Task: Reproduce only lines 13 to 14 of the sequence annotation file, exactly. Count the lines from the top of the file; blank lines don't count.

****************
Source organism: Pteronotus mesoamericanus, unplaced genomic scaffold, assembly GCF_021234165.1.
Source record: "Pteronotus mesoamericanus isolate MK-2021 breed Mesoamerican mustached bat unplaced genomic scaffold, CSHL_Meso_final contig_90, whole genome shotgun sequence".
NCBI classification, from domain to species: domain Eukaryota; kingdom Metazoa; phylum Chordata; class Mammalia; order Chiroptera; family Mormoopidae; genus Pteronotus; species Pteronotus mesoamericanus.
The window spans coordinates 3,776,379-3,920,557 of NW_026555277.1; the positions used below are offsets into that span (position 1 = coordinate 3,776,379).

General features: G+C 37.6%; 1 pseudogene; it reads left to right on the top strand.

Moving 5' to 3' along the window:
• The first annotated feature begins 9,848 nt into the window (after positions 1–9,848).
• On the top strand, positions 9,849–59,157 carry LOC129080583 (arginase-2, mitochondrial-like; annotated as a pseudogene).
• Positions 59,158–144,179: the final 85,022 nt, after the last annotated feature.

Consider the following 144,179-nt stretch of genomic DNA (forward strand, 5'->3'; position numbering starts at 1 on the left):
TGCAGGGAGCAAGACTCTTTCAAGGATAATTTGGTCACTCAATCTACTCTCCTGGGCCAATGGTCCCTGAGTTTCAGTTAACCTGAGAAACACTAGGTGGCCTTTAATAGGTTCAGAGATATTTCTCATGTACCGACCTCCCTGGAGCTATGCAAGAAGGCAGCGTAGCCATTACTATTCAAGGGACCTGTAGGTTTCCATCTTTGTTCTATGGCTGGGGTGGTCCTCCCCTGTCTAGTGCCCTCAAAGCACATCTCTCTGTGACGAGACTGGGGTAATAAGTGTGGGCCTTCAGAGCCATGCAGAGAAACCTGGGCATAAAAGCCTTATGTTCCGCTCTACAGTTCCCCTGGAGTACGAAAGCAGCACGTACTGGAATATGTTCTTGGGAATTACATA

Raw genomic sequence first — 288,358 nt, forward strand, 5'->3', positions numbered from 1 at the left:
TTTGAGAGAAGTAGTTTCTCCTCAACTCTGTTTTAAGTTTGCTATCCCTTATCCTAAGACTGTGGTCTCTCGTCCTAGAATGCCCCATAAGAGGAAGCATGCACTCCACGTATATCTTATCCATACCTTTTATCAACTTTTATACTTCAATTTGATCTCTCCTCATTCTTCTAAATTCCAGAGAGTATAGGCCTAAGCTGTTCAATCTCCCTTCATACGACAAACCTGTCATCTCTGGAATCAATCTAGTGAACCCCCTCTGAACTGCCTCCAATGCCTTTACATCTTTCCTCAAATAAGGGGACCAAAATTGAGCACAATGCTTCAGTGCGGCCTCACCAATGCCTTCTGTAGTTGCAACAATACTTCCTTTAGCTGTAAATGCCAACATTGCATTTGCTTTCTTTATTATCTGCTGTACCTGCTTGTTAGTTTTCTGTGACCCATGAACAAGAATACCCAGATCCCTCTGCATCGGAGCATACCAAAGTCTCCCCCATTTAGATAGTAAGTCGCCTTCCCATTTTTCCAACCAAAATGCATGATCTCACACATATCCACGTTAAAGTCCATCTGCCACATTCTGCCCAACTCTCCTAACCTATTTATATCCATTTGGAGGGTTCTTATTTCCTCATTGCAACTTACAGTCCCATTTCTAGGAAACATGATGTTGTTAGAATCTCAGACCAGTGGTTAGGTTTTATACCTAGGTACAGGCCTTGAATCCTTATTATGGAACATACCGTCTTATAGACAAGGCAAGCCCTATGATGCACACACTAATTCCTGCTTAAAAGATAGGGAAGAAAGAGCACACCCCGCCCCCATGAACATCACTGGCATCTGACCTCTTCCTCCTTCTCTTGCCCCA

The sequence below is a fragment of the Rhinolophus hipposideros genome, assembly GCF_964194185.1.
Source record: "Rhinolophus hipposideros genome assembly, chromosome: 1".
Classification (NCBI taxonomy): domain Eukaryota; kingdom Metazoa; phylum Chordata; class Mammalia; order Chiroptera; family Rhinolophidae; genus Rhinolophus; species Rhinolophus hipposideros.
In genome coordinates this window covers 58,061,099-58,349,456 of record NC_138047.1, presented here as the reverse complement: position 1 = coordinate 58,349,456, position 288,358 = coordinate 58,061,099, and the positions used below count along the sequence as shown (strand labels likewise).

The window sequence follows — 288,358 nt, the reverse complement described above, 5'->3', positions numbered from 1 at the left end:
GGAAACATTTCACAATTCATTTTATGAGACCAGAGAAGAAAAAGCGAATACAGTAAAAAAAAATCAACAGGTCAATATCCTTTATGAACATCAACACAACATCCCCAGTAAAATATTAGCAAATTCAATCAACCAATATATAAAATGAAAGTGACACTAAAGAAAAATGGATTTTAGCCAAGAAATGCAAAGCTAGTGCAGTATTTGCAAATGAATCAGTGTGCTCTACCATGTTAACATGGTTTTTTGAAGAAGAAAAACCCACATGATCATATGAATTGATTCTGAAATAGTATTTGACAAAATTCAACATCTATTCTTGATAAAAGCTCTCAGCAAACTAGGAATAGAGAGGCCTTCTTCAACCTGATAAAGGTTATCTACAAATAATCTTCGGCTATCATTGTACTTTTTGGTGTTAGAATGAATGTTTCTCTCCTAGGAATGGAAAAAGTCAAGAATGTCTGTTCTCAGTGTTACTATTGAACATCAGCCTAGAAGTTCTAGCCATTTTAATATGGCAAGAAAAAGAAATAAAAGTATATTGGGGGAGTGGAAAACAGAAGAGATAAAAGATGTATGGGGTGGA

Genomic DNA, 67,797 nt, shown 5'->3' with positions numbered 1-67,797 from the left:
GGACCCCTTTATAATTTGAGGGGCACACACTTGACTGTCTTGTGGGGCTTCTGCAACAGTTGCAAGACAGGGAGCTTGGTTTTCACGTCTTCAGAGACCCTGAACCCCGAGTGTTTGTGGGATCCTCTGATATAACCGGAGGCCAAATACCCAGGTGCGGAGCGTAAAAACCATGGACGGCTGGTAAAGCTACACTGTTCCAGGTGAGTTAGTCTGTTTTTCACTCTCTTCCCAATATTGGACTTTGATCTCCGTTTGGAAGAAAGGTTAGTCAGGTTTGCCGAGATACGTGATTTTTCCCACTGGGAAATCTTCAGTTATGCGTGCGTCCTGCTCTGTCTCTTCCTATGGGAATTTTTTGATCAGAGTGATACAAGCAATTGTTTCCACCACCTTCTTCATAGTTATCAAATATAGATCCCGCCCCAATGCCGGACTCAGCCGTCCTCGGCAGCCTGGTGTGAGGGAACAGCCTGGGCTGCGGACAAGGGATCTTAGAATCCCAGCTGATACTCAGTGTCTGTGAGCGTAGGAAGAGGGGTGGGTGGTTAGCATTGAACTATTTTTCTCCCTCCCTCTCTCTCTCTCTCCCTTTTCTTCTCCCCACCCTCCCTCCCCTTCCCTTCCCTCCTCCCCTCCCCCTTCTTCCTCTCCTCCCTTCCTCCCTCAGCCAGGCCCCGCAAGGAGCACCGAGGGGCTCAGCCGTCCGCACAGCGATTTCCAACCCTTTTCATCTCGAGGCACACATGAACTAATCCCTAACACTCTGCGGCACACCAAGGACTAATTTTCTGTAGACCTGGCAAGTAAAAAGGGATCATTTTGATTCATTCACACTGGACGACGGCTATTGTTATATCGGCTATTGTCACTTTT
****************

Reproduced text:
TTTGAGAGAAGTAGTTTCTCCTCAACTCTGTTTTAAGTTTGCTATCCCTTATCCTAAGACTGTGGTCTCTCGTCCTAGAATGCCCCATAAGAGGAAGCATGCACTCCACGTATATCTTATCCATACCTTTTATCAACTTTTATACTTCAATTTGATCTCTCCTCATTCTTCTAAATTCCAGAGAGTATAGGCCTAAGCTGTTCAATCTCCCTTCATACGACAAACCTGTCATCTCTGGAATCAATCTAGTGAACCCCCTCTGAACTGCCTCCAATGCCTTTACATCTTTCCTCAAATAAGGGGACCAAAATTGAGCACAATGCTTCAGTGCGGCCTCACCAATGCCTTCTGTAGTTGCAACAATACTTCCTTTAGCTGTAAATGCCAACATTGCATTTGCTTTCTTTATTATCTGCTGTACCTGCTTGTTAGTTTTCTGTGACCCATGAACAAGAATACCCAGATCCCTCTGCATCGGAGCATACCAAAGTCTCCCCCATTTAGATAGTAAGTCGCCTTCCCATTTTTCCAACCAAAATGCATGATCTCACACATATCCACGTTAAAGTCCATCTGCCACATTCTGCCCAACTCTCCTAACCTATTTATATCCATTTGGAGGGTTCTTATTTCCTCATTGCAACTTACAGTCCCATTTCTAGGAAACATGATGTTGTTAGAATCTCAGACCAGTGGTTAGGTTTTATACCTAGGTACAGGCCTTGAATCCTTATTATGGAACATACCGTCTTATAGACAAGGCAAGCCCTATGATGCACACACTAATTCCTGCTTAAAAGATAGGGAAGAAAGAGCACACCCCGCCCCCATGAACATCACTGGCATCTGACCTCTTCCTCCTTCTCTTGCCCCA

The sequence below is a fragment of the Rhinolophus hipposideros genome, assembly GCF_964194185.1.